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What To Do If You’ve Been Arrested for a DUI

A DUI can be a scary thing, especially if it is the first and only time you have been arrested. While an arrest does not instantly mean that you are guilty, and a DUI does not necessarily mean jail time, preparation is key.

Get Ready for a Hearing

Always make sure you are ready for your hearing. Even if you expect to have the charge dropped or are prepared to get a minor sentence, a core part of any hearing is proving that you won’t commit another DUI offense. Proving this properly is not just about evidence but about your own appearance.

The more professional you look and the neater you act, the better the results will usually be. If you can “get your act together” in front of a judge, you have a significantly higher chance of getting away with only a light punishment.

Get a Lawyer

Always. Get. An. Attorney. Many people misunderstand how important an attorney can be. Your Seattle DUI defense attorney might not be able to prove that you were not at fault, but they can help reduce your sentence, help argue for a lower punishment, and help you structure your case properly.

Seattle DUI defense attorney are also much more aware of the law than the average person will be. Even if you think you know laws from watching legal dramas or reading about criminal cases, you should listen to what your attorney says. If they tell you to do something, it is because they think it will get you the best outcome.

Understand Your DUI

There are many types of DUI, and individual states will have their own interpretations of how these DUIs should be defined, handled, and punished. Whether you get a lawyer’s help or do your own research, you should try your best to understand exactly what you are being charged with.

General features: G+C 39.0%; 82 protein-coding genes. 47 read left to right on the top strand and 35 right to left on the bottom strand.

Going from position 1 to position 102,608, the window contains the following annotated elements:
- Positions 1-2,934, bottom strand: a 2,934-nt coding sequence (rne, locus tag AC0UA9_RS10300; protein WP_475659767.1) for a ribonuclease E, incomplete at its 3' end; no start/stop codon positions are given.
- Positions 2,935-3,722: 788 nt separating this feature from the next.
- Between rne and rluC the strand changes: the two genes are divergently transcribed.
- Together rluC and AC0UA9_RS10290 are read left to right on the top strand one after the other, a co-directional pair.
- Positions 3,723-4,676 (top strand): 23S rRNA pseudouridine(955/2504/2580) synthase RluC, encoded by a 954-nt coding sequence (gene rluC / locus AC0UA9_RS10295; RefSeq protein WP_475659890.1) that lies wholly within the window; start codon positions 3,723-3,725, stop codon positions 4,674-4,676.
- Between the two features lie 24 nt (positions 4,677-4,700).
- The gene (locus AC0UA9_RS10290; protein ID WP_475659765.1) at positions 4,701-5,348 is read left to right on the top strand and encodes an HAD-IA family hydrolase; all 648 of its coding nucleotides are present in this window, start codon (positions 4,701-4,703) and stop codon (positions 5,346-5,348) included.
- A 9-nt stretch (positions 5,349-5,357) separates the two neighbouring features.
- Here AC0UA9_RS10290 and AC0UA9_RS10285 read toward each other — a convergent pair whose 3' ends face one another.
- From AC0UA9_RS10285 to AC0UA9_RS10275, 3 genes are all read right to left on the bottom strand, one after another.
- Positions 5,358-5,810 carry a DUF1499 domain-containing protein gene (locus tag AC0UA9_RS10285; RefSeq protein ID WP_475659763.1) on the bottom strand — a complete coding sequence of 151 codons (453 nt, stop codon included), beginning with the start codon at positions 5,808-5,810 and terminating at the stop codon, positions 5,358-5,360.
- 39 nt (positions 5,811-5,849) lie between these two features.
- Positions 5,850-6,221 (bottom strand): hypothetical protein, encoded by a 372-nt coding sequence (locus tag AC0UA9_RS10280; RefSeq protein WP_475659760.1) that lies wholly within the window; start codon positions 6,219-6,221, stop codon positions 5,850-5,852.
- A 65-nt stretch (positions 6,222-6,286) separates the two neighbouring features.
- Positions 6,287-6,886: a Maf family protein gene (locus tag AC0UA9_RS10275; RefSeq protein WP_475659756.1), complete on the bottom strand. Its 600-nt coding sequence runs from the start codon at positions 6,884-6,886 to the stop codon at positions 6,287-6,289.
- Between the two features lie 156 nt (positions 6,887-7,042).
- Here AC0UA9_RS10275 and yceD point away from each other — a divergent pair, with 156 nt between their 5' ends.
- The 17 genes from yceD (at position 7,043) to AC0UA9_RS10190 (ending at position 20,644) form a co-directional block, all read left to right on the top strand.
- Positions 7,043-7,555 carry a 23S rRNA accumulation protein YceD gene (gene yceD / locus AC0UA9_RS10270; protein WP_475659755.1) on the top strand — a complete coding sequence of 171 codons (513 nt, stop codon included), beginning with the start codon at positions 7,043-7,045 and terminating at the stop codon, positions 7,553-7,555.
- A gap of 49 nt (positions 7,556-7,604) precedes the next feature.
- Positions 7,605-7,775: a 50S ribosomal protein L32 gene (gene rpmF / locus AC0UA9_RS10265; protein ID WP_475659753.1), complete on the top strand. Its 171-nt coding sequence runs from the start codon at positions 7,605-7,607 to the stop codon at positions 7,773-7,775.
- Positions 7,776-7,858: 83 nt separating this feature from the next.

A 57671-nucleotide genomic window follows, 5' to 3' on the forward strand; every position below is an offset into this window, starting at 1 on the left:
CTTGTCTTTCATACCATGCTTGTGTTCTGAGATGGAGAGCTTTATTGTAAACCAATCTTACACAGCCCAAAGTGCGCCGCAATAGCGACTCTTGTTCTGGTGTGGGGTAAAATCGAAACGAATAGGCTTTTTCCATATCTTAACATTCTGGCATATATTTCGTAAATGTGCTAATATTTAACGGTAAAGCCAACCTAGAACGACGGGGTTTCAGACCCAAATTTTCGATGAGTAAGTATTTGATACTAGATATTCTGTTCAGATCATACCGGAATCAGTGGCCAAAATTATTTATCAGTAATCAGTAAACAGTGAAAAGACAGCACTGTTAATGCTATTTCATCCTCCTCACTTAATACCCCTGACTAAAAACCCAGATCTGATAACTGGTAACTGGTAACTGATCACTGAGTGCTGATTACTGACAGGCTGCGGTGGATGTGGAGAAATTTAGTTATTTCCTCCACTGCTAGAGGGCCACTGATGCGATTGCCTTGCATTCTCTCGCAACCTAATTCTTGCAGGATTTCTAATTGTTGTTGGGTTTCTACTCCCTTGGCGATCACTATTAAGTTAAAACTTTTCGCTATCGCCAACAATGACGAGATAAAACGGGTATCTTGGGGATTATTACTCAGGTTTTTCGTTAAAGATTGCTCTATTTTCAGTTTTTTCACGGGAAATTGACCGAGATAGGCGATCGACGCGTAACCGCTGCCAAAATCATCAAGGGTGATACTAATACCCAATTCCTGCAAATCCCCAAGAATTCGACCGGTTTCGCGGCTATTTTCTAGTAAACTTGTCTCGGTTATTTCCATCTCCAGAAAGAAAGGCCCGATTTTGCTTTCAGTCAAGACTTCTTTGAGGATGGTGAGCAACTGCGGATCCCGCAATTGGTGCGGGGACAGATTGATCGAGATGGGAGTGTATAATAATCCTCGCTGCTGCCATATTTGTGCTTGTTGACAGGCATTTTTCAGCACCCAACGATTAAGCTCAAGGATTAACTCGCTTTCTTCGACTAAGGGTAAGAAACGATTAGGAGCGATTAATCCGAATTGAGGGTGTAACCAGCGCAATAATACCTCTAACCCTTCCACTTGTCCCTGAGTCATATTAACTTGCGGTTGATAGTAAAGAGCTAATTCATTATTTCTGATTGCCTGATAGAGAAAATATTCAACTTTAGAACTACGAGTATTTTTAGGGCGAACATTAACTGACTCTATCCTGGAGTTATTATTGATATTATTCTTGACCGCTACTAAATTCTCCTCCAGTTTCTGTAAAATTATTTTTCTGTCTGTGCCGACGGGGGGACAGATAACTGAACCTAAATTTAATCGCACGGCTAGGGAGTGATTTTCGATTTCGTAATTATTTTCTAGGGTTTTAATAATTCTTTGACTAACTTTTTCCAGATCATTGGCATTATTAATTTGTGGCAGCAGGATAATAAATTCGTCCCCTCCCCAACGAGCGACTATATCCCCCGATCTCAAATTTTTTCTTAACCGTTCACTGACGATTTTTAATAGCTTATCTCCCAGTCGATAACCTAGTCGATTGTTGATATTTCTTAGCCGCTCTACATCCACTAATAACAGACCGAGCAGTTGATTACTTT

DUI means ‘driving under the influence,’ and the influence is a key part of how your DUI is judged. Your charge depends on what you were influenced by during your drive, how much of it was in your system, and where it came from.

Gather Evidence

If there is a chance that you might be able to get an innocent verdict, or at least massively reduce your potential punishments, then you should start gathering as much evidence as possible. Your lawyer might advise you to request related details from local law enforcement, save information from dashboard cameras, and so on.

The more you know about your own case, the easier it becomes to argue for a lower penalty or reduced fines. This will not always work, but as long as you stick to the facts, you can usually get off with lighter consequences if your DUI charge is one of the more serious types.

Accept the Situation

In almost all cases, you can’t simply talk your way out of a DUI without going to the hearing. It can be tempting to try and prove that you were innocent or swear off drinking/drugs, but you still need to attend the hearing about your DUI, and that means accepting that it is about to happen. Check out topnewsinc.com, if you want to learn more about it. 

This is not accepting defeat – the calmer you can stay, the better your odds are in the trial. Your lawyer is there to do the hard parts for you, so you just need to attend and make sure that you are present if any questions are sent your way.

The faster you can get used to your charge, the easier it is to start looking at every helpful website so you can find better help or useful resources about criminal DUI charges.

Decide What to Plead

When the time comes, you will either plead guilty or not guilty. A guilty plea means that you know you can’t fight the charge – this usually results in lower sentences, which can be reduced even further through participation in rehabilitation courses if your charge was severe enough.

A not-guilty plea means that you think you can fight your charge, either to prove you are innocent or at least reduce your overall sentence. This is the harder route to take, but with a good enough lawyer and solid evidence, you can try to overturn the situation.

Remember that pleading not guilty might involve posting bail, gathering important evidence, and looking for any weaknesses you can find in the prosecution’s case. You need a strategy to pull this off, so talk with your lawyer before you try anything risky.

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